2

It can't have gone : I will explain this sentence. We do not know where it go or not. And I strongly believe that it still stay.

When I know correctly, then following is possible ?

I placed my wallet here. But it disappeared. It can't have gone with legs (1).

Frequently we say "It goes since it has leg ?" or "It fly because it has wings ?" when our things are disappeared. Here we know the fact that wallet can not have legs so that we can use (1) ?

  • 1
    Can you try and explain what exactly you are asking? If you are simply asking if the sentence is correct, that is off-topic here. Can you say what you think may be wrong with the sentence? – Astralbee Jun 12 at 11:48
  • 1
    You can say 'It can't have gone' meaning 'I can't believe it has disappeared', but 'It can't have gone with legs' is not a valid English sentence. I have heard people say something like 'It can't have suddenly sprouted legs' with reference to an object that has mysteriously disappeared. – Kate Bunting Jun 12 at 12:19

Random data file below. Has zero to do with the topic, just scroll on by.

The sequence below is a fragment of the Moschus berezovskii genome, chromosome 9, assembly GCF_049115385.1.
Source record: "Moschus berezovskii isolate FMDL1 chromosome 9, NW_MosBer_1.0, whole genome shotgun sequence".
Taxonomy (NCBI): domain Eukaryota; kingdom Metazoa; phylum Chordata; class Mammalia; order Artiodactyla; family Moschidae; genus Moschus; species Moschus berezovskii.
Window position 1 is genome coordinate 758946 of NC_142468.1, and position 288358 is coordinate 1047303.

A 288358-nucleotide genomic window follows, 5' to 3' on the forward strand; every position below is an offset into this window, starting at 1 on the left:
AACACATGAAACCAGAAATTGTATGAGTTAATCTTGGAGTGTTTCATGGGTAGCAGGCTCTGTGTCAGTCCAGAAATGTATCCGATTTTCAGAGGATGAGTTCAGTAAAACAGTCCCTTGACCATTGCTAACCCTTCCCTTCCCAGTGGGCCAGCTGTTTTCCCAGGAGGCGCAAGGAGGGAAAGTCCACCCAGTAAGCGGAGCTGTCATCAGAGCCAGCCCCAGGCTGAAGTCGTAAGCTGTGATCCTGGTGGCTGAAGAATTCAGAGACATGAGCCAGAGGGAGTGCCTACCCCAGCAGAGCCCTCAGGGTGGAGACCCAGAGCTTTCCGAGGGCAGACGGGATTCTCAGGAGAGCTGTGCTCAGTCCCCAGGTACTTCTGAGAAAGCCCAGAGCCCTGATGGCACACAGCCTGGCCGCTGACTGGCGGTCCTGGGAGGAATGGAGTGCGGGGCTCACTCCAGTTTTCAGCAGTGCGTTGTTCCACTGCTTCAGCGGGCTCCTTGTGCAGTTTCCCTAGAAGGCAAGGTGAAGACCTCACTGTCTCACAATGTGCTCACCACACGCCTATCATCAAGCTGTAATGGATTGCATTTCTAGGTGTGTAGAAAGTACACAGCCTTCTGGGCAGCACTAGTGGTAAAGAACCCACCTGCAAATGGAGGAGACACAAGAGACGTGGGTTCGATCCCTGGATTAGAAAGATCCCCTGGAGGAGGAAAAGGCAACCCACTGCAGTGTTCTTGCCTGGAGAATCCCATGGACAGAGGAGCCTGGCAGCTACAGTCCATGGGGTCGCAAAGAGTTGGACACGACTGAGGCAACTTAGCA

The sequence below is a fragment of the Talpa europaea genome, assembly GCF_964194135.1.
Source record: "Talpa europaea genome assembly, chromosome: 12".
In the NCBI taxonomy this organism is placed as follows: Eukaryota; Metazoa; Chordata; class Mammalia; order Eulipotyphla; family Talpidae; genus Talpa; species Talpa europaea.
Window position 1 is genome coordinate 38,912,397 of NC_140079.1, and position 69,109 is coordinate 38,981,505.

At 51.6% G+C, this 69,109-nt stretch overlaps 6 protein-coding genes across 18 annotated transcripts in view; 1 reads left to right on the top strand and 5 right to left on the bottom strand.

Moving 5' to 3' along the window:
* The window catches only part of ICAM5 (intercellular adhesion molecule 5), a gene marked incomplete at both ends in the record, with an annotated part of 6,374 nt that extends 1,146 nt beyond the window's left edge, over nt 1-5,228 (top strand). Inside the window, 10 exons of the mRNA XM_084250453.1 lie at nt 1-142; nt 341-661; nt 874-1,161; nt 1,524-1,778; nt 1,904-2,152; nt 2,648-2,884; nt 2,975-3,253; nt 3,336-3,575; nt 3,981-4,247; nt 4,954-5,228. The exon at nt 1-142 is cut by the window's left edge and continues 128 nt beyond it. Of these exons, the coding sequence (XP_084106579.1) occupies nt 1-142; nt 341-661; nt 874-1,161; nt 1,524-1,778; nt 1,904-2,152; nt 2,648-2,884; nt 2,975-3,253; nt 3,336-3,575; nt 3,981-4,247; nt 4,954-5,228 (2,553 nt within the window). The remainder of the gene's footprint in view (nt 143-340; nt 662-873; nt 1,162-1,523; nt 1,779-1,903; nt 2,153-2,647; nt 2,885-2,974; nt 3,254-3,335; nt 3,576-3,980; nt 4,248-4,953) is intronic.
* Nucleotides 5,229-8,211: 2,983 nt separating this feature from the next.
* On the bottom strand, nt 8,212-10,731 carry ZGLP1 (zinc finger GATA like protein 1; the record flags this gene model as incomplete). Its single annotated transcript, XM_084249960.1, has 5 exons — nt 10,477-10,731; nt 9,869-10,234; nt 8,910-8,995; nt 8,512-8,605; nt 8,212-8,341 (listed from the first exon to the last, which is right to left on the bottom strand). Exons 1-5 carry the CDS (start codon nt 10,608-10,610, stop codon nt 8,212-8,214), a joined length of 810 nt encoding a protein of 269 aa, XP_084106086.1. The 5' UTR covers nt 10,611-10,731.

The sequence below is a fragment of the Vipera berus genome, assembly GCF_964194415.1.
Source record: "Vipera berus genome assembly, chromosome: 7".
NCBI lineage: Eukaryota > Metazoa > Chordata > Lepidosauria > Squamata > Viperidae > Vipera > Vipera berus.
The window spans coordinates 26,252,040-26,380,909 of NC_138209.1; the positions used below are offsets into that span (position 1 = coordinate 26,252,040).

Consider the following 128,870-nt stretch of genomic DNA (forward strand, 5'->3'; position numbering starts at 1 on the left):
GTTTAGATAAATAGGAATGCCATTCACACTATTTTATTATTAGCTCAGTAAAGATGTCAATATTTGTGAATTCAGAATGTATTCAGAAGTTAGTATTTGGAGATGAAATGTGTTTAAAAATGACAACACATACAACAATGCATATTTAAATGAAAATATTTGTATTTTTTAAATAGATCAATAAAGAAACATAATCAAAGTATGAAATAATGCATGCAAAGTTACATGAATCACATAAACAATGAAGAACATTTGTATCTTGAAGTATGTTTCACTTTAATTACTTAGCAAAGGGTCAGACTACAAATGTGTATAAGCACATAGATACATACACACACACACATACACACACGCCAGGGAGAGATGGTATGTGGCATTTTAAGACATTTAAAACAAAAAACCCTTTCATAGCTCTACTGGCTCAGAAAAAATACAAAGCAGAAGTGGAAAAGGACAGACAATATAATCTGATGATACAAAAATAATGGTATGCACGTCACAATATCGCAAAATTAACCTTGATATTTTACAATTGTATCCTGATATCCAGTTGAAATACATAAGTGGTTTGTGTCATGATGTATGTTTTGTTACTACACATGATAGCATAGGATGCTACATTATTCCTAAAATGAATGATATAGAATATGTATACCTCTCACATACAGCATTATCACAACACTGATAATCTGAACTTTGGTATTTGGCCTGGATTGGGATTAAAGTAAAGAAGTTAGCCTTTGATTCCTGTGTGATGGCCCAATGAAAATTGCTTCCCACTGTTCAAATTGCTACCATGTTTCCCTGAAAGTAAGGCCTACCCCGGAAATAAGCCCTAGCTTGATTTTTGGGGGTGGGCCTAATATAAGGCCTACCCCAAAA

2

I think the expression you are looking for is "it can't have flown away".

We also sometimes say "it can't have disappeared into thin air" as a way of expressing disbelief that something has seemingly gone from where we expected it to be.

You are not limited to idiomatic expressions though - there is no reason you couldn't be creative and write something like "my wallet can't have sprouted wings".

| improve this answer | |

Your Answer

By clicking “Post Your Answer”, you agree to our terms of service, privacy policy and cookie policy

Not the answer you're looking for? Browse other questions tagged or ask your own question.